Hall OF Fame
The Moody Blues
The kings of symphonic rock, the Moody Blues have always been able to add an elegant touch of class, an expanse of surreal finesse that has consistently made their music sound superfluous and fuller than other classically flavored bands. And even though they haven't been able to match the quality and grace of their hits from the 60s and 70s, they never seem to come across as stale or dated in their performances. Nothing could be more appropriate than having them appear at London's Royal Albert Hall, supplemented by the World Festival Orchestra, and eloquently documented on their latest opus, Hall Of Fame.
The opening "Overture" finds the orchestra meandering through a number of signature Moody melodies before launching into "Tuesday Afternoon." Justin Hayward's singing is as reliable as an indentured servant - leading the ensemble swiftly through each cadence before melting within the final crescendo. Newer songs like Hayward's "English Sunset" and John Lodge's "Words You Say" settle in comfortably within the lush confines of such classics as "Isn't Life Strange," "Nights In White Satin" and "Legend Of A Mind." The fact that the more recent material is a throwback of sorts to the days of gold than some of the Moody's mid-80s work - represented here by "I Know You're Out There Somewhere" and "Your Wildest Dreams" - demonstrates that the band can still write and perform stirring and magnificent pieces of bravura when they want to.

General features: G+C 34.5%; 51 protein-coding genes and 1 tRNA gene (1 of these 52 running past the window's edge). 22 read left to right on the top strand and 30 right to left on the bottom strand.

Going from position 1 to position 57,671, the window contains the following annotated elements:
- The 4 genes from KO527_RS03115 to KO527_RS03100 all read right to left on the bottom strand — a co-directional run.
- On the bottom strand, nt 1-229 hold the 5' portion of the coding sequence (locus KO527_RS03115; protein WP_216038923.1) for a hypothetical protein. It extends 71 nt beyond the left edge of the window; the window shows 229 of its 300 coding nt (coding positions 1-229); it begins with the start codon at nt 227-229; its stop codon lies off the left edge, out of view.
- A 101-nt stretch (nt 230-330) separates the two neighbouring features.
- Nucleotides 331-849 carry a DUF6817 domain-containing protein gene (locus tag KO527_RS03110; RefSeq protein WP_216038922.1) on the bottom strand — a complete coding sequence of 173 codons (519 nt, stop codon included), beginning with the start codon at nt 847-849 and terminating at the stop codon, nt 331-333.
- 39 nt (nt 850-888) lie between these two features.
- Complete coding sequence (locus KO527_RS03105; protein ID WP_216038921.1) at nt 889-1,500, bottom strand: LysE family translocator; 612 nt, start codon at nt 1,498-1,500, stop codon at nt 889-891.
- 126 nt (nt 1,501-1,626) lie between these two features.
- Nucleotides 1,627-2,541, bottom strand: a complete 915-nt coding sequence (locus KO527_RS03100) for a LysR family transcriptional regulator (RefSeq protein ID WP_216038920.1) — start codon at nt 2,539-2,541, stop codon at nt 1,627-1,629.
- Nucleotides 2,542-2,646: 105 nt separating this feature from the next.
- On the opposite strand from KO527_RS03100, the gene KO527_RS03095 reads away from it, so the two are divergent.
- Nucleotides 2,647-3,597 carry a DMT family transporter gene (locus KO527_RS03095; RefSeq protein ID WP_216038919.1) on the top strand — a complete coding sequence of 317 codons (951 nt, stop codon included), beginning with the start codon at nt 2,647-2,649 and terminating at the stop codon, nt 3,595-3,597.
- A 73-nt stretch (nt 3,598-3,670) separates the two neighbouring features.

Still something like "Haunted" tends to drag down the momentum. Relief comes from timeless readings of "I'm Just A Singer (In A Rock And Roll Band)," "Question" and "Ride My See-Saw" - all managing to overshadow the minor flaws. The Moody Blues continue to age like a fine bottle of cabernet, while Metallica and the Scorpions are playing catch-up with their own symphonically embellished albums. When all is said and done, Hall Of Fame clearly indicates that the Moodies are the indisputable masters of the genre.
~ Shawn Perry